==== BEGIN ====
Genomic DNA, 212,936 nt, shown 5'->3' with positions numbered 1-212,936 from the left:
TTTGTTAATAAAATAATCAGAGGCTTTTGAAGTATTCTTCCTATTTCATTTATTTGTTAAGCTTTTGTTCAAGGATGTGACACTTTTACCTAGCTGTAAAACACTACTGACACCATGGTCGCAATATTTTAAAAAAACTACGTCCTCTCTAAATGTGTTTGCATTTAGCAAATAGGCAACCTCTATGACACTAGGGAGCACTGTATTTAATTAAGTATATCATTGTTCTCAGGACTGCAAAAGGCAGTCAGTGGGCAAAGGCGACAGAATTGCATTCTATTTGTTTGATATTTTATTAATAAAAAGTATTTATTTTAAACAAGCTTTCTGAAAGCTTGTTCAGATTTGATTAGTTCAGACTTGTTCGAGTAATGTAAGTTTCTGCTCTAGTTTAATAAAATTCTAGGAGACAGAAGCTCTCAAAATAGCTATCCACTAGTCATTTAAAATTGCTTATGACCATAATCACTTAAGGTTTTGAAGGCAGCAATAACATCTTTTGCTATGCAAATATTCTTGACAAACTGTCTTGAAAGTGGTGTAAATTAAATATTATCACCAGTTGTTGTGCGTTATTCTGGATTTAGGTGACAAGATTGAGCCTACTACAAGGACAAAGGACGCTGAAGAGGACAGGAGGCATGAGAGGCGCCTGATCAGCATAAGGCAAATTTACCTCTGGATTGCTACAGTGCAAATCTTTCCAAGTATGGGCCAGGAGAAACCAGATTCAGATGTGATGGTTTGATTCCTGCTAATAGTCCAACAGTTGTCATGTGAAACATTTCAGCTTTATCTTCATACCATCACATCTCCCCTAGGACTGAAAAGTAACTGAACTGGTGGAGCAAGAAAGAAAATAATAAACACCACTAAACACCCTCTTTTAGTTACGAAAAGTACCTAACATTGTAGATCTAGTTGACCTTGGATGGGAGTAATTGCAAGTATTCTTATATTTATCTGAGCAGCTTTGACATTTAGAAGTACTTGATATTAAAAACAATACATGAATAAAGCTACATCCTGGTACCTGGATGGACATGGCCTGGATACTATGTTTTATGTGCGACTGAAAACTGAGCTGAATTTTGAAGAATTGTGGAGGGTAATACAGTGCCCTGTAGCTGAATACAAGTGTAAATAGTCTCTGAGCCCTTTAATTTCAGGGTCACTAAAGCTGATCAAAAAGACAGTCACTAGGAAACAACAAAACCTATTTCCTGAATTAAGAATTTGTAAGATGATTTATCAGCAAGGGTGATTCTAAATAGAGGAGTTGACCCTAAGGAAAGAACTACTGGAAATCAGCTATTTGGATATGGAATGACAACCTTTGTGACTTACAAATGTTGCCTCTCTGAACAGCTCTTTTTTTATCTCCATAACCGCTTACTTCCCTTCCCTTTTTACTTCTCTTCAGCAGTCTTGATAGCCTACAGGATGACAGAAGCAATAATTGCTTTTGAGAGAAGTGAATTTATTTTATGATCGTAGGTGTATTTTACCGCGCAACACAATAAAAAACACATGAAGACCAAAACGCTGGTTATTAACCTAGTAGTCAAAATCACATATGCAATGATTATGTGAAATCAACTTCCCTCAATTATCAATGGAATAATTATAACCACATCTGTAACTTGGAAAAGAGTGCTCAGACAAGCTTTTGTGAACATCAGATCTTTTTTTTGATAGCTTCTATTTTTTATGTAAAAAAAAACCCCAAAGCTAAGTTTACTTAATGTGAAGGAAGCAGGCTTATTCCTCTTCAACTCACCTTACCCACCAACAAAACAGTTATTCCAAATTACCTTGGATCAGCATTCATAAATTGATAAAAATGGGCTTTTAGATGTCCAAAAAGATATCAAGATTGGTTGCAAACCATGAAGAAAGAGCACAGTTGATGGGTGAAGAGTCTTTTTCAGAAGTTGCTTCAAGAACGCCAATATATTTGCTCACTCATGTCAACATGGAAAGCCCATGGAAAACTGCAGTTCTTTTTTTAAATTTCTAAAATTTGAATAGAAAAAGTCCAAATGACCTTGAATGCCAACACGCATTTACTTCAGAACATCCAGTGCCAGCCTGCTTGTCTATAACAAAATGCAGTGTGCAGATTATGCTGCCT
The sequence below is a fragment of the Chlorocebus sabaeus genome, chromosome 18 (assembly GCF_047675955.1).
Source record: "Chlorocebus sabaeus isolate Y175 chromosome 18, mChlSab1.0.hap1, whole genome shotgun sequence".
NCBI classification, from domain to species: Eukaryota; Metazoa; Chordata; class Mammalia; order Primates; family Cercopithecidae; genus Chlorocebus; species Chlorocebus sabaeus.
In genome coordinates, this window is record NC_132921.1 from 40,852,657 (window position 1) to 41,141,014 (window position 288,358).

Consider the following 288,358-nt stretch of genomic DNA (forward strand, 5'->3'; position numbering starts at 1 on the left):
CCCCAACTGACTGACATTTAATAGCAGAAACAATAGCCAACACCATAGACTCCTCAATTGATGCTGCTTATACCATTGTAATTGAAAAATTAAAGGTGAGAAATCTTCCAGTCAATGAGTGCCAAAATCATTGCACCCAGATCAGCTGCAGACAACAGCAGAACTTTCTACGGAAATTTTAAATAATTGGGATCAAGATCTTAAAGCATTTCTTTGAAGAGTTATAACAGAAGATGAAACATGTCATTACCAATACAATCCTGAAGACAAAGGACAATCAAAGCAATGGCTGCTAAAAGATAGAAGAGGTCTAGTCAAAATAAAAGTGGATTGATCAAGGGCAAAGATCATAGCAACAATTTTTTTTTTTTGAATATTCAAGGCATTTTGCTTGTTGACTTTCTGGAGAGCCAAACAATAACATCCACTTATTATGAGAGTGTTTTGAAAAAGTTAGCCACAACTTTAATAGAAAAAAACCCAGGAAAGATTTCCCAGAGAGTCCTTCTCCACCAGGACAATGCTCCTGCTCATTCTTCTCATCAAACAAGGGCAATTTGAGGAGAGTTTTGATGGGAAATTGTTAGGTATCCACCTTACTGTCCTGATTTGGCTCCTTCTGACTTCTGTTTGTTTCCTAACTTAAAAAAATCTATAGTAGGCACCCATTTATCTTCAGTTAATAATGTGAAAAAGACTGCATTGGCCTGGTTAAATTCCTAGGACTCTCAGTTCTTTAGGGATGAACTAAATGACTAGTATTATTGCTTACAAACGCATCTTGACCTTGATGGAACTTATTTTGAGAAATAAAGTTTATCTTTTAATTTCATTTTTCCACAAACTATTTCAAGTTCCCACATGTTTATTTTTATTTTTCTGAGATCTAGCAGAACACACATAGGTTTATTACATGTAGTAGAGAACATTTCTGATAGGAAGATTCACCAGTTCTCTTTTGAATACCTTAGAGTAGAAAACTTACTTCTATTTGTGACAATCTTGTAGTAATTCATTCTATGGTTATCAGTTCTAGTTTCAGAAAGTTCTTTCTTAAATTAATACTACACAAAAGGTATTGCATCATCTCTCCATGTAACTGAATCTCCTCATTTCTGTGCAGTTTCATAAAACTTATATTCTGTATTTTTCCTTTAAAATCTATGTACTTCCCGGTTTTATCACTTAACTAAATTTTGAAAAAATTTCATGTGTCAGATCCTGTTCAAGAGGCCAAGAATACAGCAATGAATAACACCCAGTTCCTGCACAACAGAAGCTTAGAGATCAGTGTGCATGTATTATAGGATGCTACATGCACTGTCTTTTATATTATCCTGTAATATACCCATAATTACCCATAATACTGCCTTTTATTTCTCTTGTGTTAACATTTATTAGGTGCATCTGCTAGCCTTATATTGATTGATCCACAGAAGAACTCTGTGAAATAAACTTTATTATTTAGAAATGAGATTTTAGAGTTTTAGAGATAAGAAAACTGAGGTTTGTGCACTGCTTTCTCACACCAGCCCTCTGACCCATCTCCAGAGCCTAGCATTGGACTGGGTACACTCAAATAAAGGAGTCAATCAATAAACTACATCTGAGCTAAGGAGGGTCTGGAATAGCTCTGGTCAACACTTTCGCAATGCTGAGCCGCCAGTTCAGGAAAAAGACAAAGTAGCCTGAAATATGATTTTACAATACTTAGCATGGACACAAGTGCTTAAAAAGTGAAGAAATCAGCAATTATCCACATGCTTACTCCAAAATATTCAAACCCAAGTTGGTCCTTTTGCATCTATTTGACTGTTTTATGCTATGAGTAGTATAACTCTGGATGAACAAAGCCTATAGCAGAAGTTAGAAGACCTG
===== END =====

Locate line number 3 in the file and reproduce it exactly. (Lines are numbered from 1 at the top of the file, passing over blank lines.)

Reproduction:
The sequence below is a fragment of the Chlorocebus sabaeus genome, chromosome 18 (assembly GCF_047675955.1).